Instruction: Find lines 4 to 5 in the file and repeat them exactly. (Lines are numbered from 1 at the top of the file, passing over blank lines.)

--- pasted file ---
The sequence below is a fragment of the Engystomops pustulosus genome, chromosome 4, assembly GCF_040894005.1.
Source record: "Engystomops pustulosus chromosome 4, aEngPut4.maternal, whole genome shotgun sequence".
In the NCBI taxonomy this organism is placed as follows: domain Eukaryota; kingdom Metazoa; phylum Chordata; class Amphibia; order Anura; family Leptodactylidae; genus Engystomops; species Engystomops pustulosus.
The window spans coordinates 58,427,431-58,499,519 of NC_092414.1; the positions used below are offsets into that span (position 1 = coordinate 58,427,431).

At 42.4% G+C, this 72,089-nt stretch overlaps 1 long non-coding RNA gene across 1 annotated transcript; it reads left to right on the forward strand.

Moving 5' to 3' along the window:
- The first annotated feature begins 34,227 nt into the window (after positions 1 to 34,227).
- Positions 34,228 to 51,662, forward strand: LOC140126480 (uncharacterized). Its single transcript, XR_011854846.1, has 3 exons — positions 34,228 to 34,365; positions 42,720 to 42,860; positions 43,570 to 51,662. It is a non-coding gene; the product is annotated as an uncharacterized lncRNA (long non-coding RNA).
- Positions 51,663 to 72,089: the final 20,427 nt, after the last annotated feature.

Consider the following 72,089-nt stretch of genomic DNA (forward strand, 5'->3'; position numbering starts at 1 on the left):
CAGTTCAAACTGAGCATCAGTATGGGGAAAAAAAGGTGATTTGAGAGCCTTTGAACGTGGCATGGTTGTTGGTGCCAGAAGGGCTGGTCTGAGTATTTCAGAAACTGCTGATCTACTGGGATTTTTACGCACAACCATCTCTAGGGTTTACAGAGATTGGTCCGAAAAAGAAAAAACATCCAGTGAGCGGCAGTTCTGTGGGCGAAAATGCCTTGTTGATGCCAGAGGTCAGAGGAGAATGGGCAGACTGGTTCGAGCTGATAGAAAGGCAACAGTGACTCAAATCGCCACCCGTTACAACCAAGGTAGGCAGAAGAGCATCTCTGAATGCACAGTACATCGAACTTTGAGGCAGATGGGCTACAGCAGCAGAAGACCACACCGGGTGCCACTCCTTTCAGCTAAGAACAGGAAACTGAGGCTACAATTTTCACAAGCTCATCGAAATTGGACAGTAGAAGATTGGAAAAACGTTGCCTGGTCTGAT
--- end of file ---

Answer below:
The window spans coordinates 58,427,431-58,499,519 of NC_092414.1; the positions used below are offsets into that span (position 1 = coordinate 58,427,431).

At 42.4% G+C, this 72,089-nt stretch overlaps 1 long non-coding RNA gene across 1 annotated transcript; it reads left to right on the forward strand.